Getting the Most Out of Your PlantsIf you’re like me, then you’ve probably tried keeping plants in your home before; ‘tried’ being the key word. You may be unaware, as I was, that a specific type of soil for potted plants is needed in order for them to flourish.
Why Use Potting Soil?
- First and foremost it’s actually highly convenient. All you have to do is grab a bag, and you’ve got all you need for your plants to stay healthier for longer. If you are feeling a little more DIY; however, you can can make your own, though it will take a little bit more work.
- Potting soil is lighter than other alternatives, and weight can be something to take into account if you are potting hanging plants. The soil typically include either perlite (a type of volcanic glass), or peat moss, which helps keep the weight low, while providing what growing plants need.
- Good quality potting soil should be a mixture of 45% minerals, 25% water, 25% air, and 5% organic material; this mixture ensures plants grow healthy, and live longer.
- Soil for potted plants also includes, most importantly, all the nutrients your plants need. Most of the common brands you can find contain fertilizer already mixed into the soil, which is a good benefit for growing plants.
- For potted plants to flourish, it is important that they have soil that allows for sufficient draining. The organic material added to soil for potted plants, such as perlite and peat, allow are water to easily drain through and out.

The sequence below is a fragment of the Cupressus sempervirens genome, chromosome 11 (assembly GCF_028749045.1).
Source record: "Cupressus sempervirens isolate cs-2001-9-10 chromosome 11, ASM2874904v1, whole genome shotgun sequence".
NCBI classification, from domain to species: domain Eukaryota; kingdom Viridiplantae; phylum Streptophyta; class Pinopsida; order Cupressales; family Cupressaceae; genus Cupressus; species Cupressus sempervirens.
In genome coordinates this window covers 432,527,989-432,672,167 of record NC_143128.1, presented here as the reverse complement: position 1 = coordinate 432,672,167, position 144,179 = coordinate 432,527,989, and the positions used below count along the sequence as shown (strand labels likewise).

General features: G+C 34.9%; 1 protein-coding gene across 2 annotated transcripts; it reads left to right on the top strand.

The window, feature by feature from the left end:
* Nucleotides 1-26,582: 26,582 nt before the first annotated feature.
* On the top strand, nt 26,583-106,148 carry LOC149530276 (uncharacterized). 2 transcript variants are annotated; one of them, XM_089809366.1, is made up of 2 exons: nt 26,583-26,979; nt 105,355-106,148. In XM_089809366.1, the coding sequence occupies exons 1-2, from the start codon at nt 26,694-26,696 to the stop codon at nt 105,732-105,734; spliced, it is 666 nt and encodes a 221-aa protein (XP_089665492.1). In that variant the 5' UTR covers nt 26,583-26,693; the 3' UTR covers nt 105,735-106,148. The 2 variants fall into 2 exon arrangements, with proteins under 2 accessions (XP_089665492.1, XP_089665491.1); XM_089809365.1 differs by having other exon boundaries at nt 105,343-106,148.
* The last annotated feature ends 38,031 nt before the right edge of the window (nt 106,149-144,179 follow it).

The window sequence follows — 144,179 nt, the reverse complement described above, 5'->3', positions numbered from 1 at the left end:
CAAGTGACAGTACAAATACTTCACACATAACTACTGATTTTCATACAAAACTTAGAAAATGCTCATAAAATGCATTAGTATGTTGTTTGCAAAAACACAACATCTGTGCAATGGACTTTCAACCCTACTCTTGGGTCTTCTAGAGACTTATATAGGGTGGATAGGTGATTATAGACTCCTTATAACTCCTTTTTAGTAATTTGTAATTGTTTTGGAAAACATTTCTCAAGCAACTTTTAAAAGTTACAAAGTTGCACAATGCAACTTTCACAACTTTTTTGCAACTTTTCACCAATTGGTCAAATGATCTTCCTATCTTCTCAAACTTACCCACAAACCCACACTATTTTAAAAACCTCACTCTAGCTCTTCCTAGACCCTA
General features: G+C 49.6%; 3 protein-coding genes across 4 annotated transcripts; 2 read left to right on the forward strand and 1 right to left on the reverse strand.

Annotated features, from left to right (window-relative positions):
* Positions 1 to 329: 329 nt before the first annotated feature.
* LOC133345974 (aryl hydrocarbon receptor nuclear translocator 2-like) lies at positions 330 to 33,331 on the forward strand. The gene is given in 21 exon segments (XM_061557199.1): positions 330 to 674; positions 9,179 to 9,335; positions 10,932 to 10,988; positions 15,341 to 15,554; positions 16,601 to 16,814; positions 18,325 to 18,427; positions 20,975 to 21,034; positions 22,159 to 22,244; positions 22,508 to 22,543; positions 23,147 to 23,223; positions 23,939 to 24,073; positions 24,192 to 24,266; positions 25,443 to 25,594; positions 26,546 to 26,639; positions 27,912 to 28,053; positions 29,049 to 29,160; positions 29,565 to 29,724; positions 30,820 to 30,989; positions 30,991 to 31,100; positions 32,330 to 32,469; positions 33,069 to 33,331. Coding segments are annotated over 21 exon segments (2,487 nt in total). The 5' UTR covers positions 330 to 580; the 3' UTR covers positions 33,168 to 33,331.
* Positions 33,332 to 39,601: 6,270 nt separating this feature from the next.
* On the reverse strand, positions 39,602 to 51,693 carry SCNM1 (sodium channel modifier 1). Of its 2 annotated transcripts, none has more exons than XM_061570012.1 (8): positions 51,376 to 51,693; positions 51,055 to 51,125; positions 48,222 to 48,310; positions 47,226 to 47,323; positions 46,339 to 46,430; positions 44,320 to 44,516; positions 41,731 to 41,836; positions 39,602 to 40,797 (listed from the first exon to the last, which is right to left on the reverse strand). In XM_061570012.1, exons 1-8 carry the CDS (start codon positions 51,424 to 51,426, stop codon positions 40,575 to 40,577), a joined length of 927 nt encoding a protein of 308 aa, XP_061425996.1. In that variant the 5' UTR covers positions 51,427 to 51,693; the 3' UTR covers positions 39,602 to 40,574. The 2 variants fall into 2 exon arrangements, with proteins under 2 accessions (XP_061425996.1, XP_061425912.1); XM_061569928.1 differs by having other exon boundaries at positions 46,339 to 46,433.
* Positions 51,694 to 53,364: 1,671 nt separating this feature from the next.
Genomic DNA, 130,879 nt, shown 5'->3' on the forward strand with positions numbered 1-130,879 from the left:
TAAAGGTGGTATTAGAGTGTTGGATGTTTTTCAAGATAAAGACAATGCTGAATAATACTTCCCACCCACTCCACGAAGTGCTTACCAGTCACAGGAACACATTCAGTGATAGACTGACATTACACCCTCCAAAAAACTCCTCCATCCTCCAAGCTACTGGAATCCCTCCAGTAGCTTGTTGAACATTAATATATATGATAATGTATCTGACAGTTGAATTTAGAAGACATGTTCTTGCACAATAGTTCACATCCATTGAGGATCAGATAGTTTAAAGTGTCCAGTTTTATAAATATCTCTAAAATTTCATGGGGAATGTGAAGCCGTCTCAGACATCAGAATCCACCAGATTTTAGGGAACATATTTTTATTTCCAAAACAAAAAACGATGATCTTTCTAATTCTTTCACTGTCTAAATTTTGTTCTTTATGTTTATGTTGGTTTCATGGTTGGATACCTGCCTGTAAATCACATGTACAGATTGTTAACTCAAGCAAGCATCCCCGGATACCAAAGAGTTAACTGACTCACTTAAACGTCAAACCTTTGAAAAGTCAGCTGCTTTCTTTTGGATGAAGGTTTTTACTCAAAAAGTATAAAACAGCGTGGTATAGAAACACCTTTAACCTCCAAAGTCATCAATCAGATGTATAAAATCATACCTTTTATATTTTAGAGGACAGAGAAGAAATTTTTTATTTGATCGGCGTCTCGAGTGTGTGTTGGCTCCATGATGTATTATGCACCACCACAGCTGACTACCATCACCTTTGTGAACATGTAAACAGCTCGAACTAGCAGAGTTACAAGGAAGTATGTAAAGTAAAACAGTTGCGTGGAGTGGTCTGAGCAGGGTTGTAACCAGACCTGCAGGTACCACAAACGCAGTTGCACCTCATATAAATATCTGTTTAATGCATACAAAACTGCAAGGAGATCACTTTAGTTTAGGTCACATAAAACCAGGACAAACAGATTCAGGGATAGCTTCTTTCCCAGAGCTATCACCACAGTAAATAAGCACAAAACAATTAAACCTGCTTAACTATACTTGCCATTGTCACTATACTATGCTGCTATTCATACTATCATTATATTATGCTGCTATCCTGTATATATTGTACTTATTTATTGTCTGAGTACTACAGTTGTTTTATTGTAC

- In addition to draining, the material in potting soils usually contain elements that help control moisture. This can reduce how often you need to water your plants, while retaining moisture that plants can utilize over a short period of time.
There are many types of soil that can be bought specifically for potted plants, and a variety of mixtures that, depending on the type of plants you are keeping, can produce the most benefit. Remember to double check what conditions and specific needs each of your indoor plants have, so that you can make the best choice to keep each of them healthy.
Uses for Potting SoilNow that we’ve covered a couple of the benefits soil for potted plants can yield, what can you do with the leftover soil you have? A few creative idea could be:
- Soil for potted plants typically stays good for around 6 months, before the quality begins to degrade. If you are planning on expanding your collection of indoor plants, you can always store the leftover soil, for future use.
- Another idea would be to use it in a gift, and no I’m not suggesting giving a friend a box of dirt. But, if you have a special occasion coming up, you might consider using the extra soil to make up a special indoor plant to give as a unique gift. There are numerous pot designs and materials that, when paired with a gorgeous plant, can really make a one of a kind gift.
- If you’re feeling particularly adventurous, you can turn your old or leftover potting soil into a potato bin. That might sound like an odd thing to suggest, but it can be a really fun activity for the whole family. If you’d like a guide, you can go here for a step by step. Additionally, this could work with any garden type projects, so if you’re more of a tomato person you could plant those!
The Take AwayPotted plants can go a long way to livening up any living space. Not only to they look pretty, but taking care of them can leave you think a sense of accomplishment, and opening up the doors to even larger gardening projects. Now that we’ve covered the basics of why specific soil for potted plants is an important part to keeping all of your indoor flora looking and healthy and beautiful, you can really let your green thumb shine.
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